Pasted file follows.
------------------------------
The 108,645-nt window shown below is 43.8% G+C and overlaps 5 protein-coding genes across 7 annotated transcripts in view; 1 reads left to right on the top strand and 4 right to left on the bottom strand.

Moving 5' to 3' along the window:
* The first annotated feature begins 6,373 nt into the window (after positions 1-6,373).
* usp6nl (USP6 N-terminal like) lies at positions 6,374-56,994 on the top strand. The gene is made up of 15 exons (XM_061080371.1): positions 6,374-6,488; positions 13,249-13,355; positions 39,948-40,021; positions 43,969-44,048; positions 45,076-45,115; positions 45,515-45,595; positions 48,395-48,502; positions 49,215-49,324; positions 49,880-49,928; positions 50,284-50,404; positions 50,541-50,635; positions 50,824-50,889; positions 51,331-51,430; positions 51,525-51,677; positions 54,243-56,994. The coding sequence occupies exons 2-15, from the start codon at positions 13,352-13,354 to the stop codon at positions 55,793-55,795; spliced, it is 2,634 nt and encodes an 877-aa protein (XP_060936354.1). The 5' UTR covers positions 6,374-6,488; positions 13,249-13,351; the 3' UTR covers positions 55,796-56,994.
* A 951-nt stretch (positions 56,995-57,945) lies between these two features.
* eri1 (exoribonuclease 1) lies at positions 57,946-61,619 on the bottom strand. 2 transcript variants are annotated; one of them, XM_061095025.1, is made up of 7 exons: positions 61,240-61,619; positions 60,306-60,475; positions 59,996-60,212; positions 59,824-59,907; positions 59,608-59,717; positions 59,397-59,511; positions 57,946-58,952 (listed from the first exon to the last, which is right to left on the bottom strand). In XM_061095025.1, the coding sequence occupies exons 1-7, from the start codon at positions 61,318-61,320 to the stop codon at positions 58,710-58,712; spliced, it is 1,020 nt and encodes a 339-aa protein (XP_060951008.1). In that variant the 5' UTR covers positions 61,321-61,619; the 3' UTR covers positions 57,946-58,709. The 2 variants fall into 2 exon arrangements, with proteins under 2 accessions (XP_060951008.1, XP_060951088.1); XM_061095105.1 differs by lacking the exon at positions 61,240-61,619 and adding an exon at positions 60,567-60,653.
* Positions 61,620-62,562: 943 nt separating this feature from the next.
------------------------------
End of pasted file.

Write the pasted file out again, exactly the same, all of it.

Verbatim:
The 108,645-nt window shown below is 43.8% G+C and overlaps 5 protein-coding genes across 7 annotated transcripts in view; 1 reads left to right on the top strand and 4 right to left on the bottom strand.

Moving 5' to 3' along the window:
* The first annotated feature begins 6,373 nt into the window (after positions 1-6,373).
* usp6nl (USP6 N-terminal like) lies at positions 6,374-56,994 on the top strand. The gene is made up of 15 exons (XM_061080371.1): positions 6,374-6,488; positions 13,249-13,355; positions 39,948-40,021; positions 43,969-44,048; positions 45,076-45,115; positions 45,515-45,595; positions 48,395-48,502; positions 49,215-49,324; positions 49,880-49,928; positions 50,284-50,404; positions 50,541-50,635; positions 50,824-50,889; positions 51,331-51,430; positions 51,525-51,677; positions 54,243-56,994. The coding sequence occupies exons 2-15, from the start codon at positions 13,352-13,354 to the stop codon at positions 55,793-55,795; spliced, it is 2,634 nt and encodes an 877-aa protein (XP_060936354.1). The 5' UTR covers positions 6,374-6,488; positions 13,249-13,351; the 3' UTR covers positions 55,796-56,994.
* A 951-nt stretch (positions 56,995-57,945) lies between these two features.
* eri1 (exoribonuclease 1) lies at positions 57,946-61,619 on the bottom strand. 2 transcript variants are annotated; one of them, XM_061095025.1, is made up of 7 exons: positions 61,240-61,619; positions 60,306-60,475; positions 59,996-60,212; positions 59,824-59,907; positions 59,608-59,717; positions 59,397-59,511; positions 57,946-58,952 (listed from the first exon to the last, which is right to left on the bottom strand). In XM_061095025.1, the coding sequence occupies exons 1-7, from the start codon at positions 61,318-61,320 to the stop codon at positions 58,710-58,712; spliced, it is 1,020 nt and encodes a 339-aa protein (XP_060951008.1). In that variant the 5' UTR covers positions 61,321-61,619; the 3' UTR covers positions 57,946-58,709. The 2 variants fall into 2 exon arrangements, with proteins under 2 accessions (XP_060951008.1, XP_060951088.1); XM_061095105.1 differs by lacking the exon at positions 61,240-61,619 and adding an exon at positions 60,567-60,653.
* Positions 61,620-62,562: 943 nt separating this feature from the next.